6. It is striking how careful the sound of the EP is, that although it works as a whole, it is also true that each song has its own personality, are you very perfectionists when it comes to working on every detail of your songs when composing them? What brands of instruments do you use to record and compose?

JI: Thank you! We take great care in our songwriting and don't shy away for using a lot of time making it just right. In some aspects I may call myself a perfectionist, or at least that I strive to do better each time. It can be a painful process, but an important one. 

Most of the songwriting stems from drafts or outlines that I get from Cato. Then from my studio, I further enhance or add my personal touches to the material. We've been working together for so many years now, and are able to communicate pretty well around ideas/visions and emotions.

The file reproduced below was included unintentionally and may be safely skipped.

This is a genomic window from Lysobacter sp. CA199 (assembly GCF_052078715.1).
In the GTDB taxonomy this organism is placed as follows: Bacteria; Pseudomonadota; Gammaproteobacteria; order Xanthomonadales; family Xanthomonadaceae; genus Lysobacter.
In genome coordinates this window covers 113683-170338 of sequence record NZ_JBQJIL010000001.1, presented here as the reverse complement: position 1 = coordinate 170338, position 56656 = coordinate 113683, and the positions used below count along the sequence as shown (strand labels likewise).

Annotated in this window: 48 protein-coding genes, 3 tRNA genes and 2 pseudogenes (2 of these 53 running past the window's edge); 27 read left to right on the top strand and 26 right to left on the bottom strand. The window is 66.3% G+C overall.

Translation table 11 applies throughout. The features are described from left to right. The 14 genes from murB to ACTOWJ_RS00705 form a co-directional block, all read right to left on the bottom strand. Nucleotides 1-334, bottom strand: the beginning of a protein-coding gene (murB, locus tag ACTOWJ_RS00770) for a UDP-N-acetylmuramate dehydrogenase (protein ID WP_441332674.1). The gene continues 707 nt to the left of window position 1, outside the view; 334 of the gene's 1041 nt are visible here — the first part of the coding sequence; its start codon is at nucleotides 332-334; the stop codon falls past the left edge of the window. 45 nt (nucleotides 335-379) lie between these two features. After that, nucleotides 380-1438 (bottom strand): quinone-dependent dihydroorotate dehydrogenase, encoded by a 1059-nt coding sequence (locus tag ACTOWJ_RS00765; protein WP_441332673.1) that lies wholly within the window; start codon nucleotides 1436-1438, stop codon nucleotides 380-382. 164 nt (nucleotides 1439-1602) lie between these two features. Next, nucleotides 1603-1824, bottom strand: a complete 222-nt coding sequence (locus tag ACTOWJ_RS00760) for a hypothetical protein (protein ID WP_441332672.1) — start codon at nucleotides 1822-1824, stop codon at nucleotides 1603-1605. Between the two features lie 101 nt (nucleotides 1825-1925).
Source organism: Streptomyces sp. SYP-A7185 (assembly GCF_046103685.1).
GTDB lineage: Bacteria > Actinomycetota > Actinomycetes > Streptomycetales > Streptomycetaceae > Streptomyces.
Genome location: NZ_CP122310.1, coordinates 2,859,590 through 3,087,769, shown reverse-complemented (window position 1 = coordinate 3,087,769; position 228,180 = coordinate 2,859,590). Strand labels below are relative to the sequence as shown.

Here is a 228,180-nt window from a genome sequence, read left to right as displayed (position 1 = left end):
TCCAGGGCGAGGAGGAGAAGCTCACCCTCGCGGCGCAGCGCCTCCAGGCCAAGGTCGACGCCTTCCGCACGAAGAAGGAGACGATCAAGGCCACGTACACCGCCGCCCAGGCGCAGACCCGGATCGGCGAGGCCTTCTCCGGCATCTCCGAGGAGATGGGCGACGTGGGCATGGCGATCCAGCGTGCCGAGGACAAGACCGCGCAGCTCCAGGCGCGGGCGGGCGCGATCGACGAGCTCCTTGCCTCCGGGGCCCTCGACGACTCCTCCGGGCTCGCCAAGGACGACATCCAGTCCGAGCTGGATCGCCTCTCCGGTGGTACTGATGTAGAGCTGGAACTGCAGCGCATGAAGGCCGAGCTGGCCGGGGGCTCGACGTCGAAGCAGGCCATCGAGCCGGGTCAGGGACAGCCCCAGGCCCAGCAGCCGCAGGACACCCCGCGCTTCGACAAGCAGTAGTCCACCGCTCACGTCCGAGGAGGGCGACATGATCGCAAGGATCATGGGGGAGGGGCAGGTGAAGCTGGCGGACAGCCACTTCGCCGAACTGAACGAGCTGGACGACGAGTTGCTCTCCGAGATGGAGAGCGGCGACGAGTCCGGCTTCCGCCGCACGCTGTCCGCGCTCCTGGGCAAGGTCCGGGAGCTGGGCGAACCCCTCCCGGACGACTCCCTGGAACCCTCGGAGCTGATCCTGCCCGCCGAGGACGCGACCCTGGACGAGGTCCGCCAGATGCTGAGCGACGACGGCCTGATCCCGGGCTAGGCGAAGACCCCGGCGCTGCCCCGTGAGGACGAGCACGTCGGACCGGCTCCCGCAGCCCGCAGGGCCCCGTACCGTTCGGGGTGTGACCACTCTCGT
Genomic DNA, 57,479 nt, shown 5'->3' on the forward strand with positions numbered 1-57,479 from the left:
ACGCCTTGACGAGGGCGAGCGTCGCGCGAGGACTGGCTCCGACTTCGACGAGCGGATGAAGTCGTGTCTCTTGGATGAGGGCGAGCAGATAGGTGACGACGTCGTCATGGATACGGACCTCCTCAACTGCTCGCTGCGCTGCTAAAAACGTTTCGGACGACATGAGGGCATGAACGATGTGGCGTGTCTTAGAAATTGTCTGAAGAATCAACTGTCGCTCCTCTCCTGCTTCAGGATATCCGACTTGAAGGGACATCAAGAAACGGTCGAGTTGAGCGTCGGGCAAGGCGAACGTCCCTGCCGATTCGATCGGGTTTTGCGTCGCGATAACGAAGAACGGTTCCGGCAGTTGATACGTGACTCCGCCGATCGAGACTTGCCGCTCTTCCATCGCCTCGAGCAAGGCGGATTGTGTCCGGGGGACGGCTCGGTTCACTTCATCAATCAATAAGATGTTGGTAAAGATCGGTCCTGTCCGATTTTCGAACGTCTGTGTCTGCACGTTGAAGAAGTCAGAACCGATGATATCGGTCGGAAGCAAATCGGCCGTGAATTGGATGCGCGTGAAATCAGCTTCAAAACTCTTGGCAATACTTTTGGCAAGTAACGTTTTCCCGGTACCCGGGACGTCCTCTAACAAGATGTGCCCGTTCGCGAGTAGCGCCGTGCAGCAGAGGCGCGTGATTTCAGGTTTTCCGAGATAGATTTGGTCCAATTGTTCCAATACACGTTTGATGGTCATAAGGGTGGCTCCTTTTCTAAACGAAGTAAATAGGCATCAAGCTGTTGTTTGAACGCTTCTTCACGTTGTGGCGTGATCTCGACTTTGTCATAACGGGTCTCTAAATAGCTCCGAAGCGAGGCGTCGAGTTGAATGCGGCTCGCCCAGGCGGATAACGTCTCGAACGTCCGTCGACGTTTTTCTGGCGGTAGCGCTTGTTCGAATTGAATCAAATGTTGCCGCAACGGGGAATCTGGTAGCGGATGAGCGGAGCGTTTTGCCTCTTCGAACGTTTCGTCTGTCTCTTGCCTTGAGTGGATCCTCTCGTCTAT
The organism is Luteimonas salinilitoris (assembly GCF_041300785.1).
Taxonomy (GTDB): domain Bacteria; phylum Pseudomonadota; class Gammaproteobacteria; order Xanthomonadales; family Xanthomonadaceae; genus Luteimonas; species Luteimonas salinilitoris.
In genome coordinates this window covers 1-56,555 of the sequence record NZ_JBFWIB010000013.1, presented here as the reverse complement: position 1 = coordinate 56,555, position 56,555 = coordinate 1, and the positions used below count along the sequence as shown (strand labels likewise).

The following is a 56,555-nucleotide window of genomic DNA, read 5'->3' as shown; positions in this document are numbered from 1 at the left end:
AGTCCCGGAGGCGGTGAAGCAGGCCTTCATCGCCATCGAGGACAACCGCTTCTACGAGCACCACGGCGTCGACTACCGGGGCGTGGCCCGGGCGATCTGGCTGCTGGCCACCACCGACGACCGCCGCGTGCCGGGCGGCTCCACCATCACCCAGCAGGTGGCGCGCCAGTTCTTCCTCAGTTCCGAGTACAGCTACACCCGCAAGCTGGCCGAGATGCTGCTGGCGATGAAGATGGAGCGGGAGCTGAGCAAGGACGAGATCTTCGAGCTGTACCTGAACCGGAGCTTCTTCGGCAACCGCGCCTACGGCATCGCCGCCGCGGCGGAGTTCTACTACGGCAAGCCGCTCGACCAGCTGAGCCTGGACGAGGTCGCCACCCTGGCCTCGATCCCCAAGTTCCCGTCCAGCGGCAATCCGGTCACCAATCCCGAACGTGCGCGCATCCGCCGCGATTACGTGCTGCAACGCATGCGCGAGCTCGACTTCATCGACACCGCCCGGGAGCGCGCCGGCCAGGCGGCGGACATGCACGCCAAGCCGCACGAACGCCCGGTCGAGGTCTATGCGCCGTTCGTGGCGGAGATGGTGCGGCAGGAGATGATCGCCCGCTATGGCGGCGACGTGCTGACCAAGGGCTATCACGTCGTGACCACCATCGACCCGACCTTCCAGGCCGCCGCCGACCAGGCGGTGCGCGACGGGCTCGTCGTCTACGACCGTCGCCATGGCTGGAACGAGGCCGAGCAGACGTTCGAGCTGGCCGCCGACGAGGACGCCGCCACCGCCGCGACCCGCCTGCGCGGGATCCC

I mainly use my Gibson Les Paul Studio PP for both recording and songwriting. I've also used a few other guitars (Telecasters, hollowbodies etc.) when the material demand it. My ENGL Powerball has been my go-to amp, with a Marshall 1960A-cab. All the recordings (with the exception of drums) took place in my own studio.

7. Your lyrics deal with subjects somewhat far from the standards of black such as Christianity, philosophy or consumerism; Why do you consider these themes that you deal with in the lyrics interesting? Do you feel somewhat displaced from the scene when you are labeled as a no black band/unblack? Because of your lyrics?

C: I guess we are a bit philosophical  in this band. It probably stems from becoming older and thus viewing life in general from different perspective than 20 years ago. Moreover, it is also a result of several of us being interested in human history. I find comparing my own life and experiences with that of others a meaningful enterprise – the older the better.